“After 1947, the Gold Coast attracted the attention of some Indian multinational companies, and big names like Chanrai, Bhojsons, K.A.J. Chotirmal, Dalamals and A.D. Gulab opened branches in Ghana,” the Association said.

“The employment of Ghanaians by these founding companies also helped to lessen the burden of unemployment in the country. This amply demonstrates the level of commitment India has in the developmental agenda of Ghana,” it said.

Indians are not only investing in the manufacturing and commercial sectors of the country; they are also investing in the financial sector. Bank of Baroda, one of India’s biggest and most reputable banks, recently established a branch in Ghana and hopefully it will expand its operations in other parts of the country very soon. (IANS)

Next Story

Beatles, Apple, Facebook knew India more than Indians

Famous non-Indian celebrities know more about India and its past

0
30
The Beatles once visited India to know more bout its past and culture.
The Beatles once visited India to know more bout its past and culture. Wikipedia

-By Salil Gewali

Facebook’s Chairman Mark Zuckerberg had dropped a bombshell on the “secularists” in India during PM Modi’s visit to his campus in California. It’s all about the Facebook connection with India. Initially, it was never a bed of roses for what is now a household name “FACEBOOK” across the world. This world-famous ‘social networking service company’ had its own share of bad times. Revealing for the first time in the meeting at the Facebook office upbeat Zuckerberg told PM Narendra Modi that Steve Jobs, the founder Chairman of Apple, had advised him to visit a certain temple in India for blessings. The revelation may have caused heartburn to many. More so in India where so-called secular and snooty folks have long acquired a proclivity to look down upon their own culture, religion, and values while being appreciative of any bizarre customs and styles of the West. Yes, heeding the advice of his mentor Steve Jobs the depressed Mark had visited the temple and toured around India for nearly a month.

Facebook's CEO tells about India.
Facebook’s CEO tells about India. wikipedia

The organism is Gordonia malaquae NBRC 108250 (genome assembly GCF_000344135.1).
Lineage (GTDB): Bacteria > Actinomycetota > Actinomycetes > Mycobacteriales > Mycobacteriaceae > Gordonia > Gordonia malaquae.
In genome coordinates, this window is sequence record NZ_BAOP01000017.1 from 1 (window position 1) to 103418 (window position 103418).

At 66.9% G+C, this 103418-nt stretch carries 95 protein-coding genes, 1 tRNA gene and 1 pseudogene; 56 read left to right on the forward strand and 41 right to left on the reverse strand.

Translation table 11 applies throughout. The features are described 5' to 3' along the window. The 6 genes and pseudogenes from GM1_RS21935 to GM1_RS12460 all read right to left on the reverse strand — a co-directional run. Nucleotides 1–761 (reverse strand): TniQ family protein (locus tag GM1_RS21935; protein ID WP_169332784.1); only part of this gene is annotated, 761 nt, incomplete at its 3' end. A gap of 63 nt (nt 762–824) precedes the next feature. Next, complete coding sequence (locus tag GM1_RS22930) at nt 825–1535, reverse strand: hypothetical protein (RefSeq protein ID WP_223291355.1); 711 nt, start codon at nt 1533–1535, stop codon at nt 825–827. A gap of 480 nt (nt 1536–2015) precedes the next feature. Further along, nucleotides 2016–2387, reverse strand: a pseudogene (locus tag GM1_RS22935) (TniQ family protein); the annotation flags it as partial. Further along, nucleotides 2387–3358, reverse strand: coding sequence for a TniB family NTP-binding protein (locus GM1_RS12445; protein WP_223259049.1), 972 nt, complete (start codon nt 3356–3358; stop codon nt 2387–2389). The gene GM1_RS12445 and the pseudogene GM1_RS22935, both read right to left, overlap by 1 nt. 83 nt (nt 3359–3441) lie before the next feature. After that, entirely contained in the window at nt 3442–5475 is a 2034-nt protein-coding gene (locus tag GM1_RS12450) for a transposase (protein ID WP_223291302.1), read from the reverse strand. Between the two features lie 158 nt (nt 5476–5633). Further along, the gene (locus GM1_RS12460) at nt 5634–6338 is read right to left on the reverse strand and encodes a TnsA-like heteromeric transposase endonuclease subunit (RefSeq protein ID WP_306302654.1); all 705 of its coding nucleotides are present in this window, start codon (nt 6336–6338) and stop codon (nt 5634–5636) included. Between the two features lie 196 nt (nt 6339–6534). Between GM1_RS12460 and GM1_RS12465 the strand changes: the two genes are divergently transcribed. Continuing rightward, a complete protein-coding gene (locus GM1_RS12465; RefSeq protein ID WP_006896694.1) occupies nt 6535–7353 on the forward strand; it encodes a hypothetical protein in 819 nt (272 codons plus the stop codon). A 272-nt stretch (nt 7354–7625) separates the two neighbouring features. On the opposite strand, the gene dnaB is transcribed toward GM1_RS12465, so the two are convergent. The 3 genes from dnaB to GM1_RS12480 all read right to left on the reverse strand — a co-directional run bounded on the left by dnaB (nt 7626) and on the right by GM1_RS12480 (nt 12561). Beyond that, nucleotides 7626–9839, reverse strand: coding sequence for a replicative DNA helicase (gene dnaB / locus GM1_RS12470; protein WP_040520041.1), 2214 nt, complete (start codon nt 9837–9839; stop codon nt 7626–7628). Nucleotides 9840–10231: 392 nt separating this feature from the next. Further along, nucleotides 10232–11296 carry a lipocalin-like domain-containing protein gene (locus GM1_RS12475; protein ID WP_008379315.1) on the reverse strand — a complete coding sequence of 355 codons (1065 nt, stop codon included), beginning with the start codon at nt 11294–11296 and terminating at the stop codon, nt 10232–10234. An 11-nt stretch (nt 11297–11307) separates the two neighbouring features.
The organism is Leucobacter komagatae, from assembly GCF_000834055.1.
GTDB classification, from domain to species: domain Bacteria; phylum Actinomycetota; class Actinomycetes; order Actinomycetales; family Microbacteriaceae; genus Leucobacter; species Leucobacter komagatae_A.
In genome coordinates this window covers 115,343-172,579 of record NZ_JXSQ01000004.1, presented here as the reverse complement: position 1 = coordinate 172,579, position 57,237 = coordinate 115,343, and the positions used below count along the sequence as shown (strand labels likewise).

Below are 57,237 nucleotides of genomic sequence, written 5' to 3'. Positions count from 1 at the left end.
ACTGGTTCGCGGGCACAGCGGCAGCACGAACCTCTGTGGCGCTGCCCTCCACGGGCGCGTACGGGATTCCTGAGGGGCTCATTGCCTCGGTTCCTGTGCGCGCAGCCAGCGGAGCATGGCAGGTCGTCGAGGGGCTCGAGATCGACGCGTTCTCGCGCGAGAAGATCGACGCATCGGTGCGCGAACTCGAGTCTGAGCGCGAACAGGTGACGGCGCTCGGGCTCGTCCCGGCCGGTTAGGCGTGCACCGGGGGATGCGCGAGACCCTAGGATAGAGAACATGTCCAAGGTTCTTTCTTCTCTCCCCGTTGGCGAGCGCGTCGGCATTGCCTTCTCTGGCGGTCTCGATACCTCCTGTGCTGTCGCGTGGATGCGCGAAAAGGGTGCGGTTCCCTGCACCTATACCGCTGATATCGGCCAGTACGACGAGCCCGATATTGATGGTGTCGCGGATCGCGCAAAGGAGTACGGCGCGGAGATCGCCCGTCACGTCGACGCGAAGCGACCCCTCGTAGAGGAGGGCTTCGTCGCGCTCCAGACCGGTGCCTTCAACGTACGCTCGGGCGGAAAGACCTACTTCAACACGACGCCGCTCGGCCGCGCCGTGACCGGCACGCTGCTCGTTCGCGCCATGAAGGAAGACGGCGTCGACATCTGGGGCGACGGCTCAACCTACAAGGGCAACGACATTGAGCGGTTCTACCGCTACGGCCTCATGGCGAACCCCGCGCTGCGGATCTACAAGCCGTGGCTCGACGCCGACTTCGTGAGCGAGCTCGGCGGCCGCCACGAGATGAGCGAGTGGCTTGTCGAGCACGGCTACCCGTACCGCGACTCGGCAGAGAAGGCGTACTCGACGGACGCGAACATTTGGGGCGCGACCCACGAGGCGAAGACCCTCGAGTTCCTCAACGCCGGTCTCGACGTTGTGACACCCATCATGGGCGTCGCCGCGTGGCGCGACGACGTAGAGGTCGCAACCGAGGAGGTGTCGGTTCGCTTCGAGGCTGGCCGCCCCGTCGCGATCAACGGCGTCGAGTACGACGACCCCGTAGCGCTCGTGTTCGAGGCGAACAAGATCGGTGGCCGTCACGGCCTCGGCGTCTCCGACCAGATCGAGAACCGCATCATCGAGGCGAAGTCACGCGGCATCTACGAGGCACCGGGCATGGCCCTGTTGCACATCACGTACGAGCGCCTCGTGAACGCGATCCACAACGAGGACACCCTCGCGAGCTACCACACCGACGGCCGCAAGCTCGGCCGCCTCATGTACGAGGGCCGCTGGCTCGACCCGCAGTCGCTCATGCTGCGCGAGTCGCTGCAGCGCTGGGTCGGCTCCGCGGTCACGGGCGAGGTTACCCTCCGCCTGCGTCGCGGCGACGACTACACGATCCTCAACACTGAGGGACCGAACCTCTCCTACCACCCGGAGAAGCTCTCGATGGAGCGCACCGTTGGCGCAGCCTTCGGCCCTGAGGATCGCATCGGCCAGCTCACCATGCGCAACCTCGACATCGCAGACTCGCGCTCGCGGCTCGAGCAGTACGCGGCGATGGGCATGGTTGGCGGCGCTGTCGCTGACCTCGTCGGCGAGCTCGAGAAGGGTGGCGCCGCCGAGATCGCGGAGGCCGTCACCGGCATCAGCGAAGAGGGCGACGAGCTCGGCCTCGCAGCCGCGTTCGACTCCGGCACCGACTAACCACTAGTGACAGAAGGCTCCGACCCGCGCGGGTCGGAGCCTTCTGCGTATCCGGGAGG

Well, the American techno-wizard Steve Jobs had himself spent over six months in India in 1974. He was here in quest of the higher meaning of life and spiritual solace. As understood, from early age Steve was quite haunted by a good deal of unanswered questions. Of course, his encounter with a book “Be Here Now” by Richard Alpert, a Harvard Professor, had opened up a gateway to the spiritualism of the East. This book had also introduced him to a mystic Yogi ‘Neem Karoli Baba’. That later inspired Steve to set out the journey for the East. As soon as Steve and his friend Daniel Kottke arrived India they directly went to meet the Guru in Kainchi Dham Ashram in Nainital. But to their disappointment, they found the Baba had already passed away some months earlier. Nevertheless, the urge to dive deeper into the spiritualism did not die away. They shaved their heads and put on Indian clothes and undertook an extensive meditation and yogic practices.

The most significant impact that had made upon Steve’s life was a book “Autobiography of a Yogi”by Paramhansa Yogananda. It is on record that he would read this book too frequently, at least once every year until his death, 2011. This book had given him the practical insight into what exactly this world is about and how a layman can prepare himself to realize the Supreme knowledge. The first-hand account of a Yogi with empirical approaches to know oneself this book by Yogananda is a smash hit manual now among the seekers of the Eastern spiritualism.